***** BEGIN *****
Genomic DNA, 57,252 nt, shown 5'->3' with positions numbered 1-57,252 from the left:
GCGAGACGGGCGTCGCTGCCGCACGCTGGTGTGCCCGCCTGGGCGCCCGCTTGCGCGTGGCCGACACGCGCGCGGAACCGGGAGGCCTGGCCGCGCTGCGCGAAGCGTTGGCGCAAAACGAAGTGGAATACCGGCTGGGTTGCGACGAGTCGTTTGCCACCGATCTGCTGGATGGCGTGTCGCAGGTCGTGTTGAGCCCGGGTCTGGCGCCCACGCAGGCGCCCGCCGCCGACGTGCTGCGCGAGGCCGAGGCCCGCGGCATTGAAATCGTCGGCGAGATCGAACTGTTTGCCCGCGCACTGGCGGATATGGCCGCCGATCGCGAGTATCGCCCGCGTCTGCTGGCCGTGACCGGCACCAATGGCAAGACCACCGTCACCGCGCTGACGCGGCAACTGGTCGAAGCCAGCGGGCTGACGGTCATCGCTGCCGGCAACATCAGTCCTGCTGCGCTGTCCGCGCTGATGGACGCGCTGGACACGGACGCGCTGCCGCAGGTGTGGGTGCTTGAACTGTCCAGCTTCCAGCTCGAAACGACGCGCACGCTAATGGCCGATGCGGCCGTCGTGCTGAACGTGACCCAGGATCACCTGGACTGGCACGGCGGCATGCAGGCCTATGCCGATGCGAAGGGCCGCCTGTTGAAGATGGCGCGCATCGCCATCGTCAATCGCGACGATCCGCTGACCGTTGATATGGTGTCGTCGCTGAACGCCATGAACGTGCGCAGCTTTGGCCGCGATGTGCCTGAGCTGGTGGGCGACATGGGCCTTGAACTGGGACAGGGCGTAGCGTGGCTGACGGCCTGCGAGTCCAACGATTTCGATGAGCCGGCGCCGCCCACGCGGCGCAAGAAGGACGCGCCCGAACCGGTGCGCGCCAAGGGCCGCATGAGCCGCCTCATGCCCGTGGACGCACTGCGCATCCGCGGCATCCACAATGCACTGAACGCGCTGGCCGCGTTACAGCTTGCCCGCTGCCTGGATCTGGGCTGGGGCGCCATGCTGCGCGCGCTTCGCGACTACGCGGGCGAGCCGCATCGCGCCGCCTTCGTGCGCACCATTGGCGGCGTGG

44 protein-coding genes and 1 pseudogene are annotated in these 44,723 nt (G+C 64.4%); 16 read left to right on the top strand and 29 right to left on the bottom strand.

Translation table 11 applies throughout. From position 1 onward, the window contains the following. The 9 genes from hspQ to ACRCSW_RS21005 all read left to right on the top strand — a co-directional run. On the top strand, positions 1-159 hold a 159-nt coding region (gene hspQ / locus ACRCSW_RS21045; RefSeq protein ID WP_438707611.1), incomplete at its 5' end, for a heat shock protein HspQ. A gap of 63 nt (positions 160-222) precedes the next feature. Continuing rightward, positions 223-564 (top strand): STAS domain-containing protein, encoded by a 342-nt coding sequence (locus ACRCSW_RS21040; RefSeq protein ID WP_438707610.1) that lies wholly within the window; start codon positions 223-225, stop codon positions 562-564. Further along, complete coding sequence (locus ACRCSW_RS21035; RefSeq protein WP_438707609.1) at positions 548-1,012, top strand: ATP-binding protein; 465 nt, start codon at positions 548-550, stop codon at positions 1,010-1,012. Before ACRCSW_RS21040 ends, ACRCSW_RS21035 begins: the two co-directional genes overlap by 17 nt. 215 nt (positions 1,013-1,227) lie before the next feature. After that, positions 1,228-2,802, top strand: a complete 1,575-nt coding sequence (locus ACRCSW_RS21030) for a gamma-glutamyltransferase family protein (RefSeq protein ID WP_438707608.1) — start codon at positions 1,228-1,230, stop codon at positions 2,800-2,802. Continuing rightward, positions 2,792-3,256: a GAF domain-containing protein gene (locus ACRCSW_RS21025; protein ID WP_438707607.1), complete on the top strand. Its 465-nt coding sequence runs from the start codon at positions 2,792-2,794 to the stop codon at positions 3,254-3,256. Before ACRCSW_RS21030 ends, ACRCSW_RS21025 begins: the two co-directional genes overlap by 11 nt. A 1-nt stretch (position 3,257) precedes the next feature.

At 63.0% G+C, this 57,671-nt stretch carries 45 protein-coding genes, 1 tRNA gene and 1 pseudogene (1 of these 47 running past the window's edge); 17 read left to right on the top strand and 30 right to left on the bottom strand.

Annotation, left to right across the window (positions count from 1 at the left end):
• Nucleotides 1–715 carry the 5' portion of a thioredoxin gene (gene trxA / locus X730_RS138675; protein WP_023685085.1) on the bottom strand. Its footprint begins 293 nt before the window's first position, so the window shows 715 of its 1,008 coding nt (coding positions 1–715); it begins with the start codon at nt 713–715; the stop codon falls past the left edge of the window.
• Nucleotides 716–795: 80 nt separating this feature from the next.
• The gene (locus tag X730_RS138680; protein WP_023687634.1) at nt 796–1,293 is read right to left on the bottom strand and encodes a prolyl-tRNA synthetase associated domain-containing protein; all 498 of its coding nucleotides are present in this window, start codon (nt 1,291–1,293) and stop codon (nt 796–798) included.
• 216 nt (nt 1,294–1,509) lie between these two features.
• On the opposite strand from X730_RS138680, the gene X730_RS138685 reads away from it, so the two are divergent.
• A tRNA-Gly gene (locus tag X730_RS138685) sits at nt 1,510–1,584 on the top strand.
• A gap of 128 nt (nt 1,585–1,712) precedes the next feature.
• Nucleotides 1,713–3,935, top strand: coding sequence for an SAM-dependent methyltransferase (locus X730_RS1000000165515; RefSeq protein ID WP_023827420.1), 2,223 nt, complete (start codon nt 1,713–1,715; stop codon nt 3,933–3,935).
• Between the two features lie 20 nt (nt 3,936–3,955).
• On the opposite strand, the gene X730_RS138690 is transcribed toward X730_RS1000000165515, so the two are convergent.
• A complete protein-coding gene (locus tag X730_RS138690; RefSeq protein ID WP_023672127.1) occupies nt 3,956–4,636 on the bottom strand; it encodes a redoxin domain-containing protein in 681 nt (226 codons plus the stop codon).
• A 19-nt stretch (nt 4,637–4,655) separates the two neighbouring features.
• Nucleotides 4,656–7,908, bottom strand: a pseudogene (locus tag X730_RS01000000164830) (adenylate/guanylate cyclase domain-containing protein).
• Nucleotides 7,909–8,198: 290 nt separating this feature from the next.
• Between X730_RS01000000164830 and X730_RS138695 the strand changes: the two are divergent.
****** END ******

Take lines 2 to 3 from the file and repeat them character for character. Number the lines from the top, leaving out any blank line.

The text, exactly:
GCGAGACGGGCGTCGCTGCCGCACGCTGGTGTGCCCGCCTGGGCGCCCGCTTGCGCGTGGCCGACACGCGCGCGGAACCGGGAGGCCTGGCCGCGCTGCGCGAAGCGTTGGCGCAAAACGAAGTGGAATACCGGCTGGGTTGCGACGAGTCGTTTGCCACCGATCTGCTGGATGGCGTGTCGCAGGTCGTGTTGAGCCCGGGTCTGGCGCCCACGCAGGCGCCCGCCGCCGACGTGCTGCGCGAGGCCGAGGCCCGCGGCATTGAAATCGTCGGCGAGATCGAACTGTTTGCCCGCGCACTGGCGGATATGGCCGCCGATCGCGAGTATCGCCCGCGTCTGCTGGCCGTGACCGGCACCAATGGCAAGACCACCGTCACCGCGCTGACGCGGCAACTGGTCGAAGCCAGCGGGCTGACGGTCATCGCTGCCGGCAACATCAGTCCTGCTGCGCTGTCCGCGCTGATGGACGCGCTGGACACGGACGCGCTGCCGCAGGTGTGGGTGCTTGAACTGTCCAGCTTCCAGCTCGAAACGACGCGCACGCTAATGGCCGATGCGGCCGTCGTGCTGAACGTGACCCAGGATCACCTGGACTGGCACGGCGGCATGCAGGCCTATGCCGATGCGAAGGGCCGCCTGTTGAAGATGGCGCGCATCGCCATCGTCAATCGCGACGATCCGCTGACCGTTGATATGGTGTCGTCGCTGAACGCCATGAACGTGCGCAGCTTTGGCCGCGATGTGCCTGAGCTGGTGGGCGACATGGGCCTTGAACTGGGACAGGGCGTAGCGTGGCTGACGGCCTGCGAGTCCAACGATTTCGATGAGCCGGCGCCGCCCACGCGGCGCAAGAAGGACGCGCCCGAACCGGTGCGCGCCAAGGGCCGCATGAGCCGCCTCATGCCCGTGGACGCACTGCGCATCCGCGGCATCCACAATGCACTGAACGCGCTGGCCGCGTTACAGCTTGCCCGCTGCCTGGATCTGGGCTGGGGCGCCATGCTGCGCGCGCTTCGCGACTACGCGGGCGAGCCGCATCGCGCCGCCTTCGTGCGCACCATTGGCGGCGTGG

44 protein-coding genes and 1 pseudogene are annotated in these 44,723 nt (G+C 64.4%); 16 read left to right on the top strand and 29 right to left on the bottom strand.